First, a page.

Preservation compromise: Build library on football field By PEGGY SHAW Staff Writer Williamson AM FRANKLIN — After years of debating the location of the newMessage 1 of 1 , Apr 1, 2002View Source
Preservation compromise: Build library on football field
By PEGGY SHAW Staff Writer Williamson AM
FRANKLIN — After years of debating the location of the new Williamson County library, officials decided on the old Battle Ground Academy property off Columbia Avenue.
But preservationists interested in maintaining what little open space is left near ''ground zero'' of the 1864 Battle of Franklin are hoping for a final concession before the county breaks ground this month.
Herschel Smith III, a Franklin resident who considers himself a loner among local government and preservation groups, will propose to the Williamson County Public Library board on Wednesday that the new library be relocated from where the campus tennis courts now exist to the football field. The public meeting is scheduled to take place at 8 a.m.
County officials now plan to build the two-story, 50,225-square-foot library in the tennis courts area of the old BGA property, in the heart of where the Battle of Franklin took place on Nov. 30, 1864.
But Smith argues that no changes would have to be made to the building
plans if the library is instead built on the football field, and the new location ensures that more of the battleground would be left open for a battlefield memorial park.
''All it takes is a move and a 90-degree shift and it still works,'' Smith said. ''The design doesn't change. It's the same building.''
In addition, if property becomes available from the new library north to Carter House where entrenched U.S. troops were attacked by the Confederate Army of Tennessee, it could be added to the expanse of open battlefield land, Smith said. Building on the tennis courts would block any chance for such an open expanse, he argues.
''You could end up with open space down the corridor, which would be meaningful. But if you put the library by the tennis courts, it's in the middle of a future park,'' said Smith. ''You can't save it all but you've got to save the heart of it.''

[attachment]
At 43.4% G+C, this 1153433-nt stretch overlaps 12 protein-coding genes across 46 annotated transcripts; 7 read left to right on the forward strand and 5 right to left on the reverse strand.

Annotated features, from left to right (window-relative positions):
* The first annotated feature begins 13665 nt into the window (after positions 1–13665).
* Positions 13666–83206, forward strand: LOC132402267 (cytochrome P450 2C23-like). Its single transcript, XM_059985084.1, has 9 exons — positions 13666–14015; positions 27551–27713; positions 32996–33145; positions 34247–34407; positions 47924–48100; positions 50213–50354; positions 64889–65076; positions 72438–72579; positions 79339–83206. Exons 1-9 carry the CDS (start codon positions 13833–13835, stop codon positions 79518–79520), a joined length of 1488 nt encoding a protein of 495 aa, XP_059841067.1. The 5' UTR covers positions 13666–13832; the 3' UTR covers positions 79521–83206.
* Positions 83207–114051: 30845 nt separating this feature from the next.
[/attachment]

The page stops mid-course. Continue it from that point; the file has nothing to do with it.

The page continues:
Smith lists as an advantage the ability to connect a future museum and archives (existing BGA buildings) to the new library either by breezeways or corridors. ''The old BGA buildings could create a historic and pleasing façade to the complex of old and new buildings while still recognizing the BGA stewardship of the battlefield.''
He also suggests that if the library is sited on the old football field, some kind of observation deck could be built so that patrons could look over a bigger expanse of battlefield.
Al Ritter, Williamson County property manager, said construction on the library is scheduled to begin by mid-month on the 3-acre site from the tennis courts to the football practice field.
''We've gone through a long time of planning and siting this facility, hired a reputable architecture firm, done pre-soil and archaeological investigation on the site. All this has been accomplished over the last year,'' Ritter said. ''The plans have been designed and developed and the county officials have approved the plans, so anything you do, the plans would have to be redrawn. The complete site design, which includes parking lots, driveways, utilities and all that stuff, has to be coordinated properly.''
If the library building designed by architects at Everton Oglesby Askew Architects of Nashville were re-sited to the football field area, construction on the building would also have to be delayed. According to Chip Parks, middle school principal at BGA, the school will still be using the football field for physical education classes, football games and soccer matches this fall.
Library board meetings, where Smith's proposal will be presented April 3, usually are held the third Thursday of each month. Smith had requested a hearing in March, but that meeting was canceled because of a lack of agenda items and difficulty getting a quorum, said Jim Cross, chairman. The early April meeting was scheduled after Smith requested time to speak about the new proposal.
The Franklin battlefield was named to a national top 10 endangered list by the Civil War Preservation Trust earlier this month.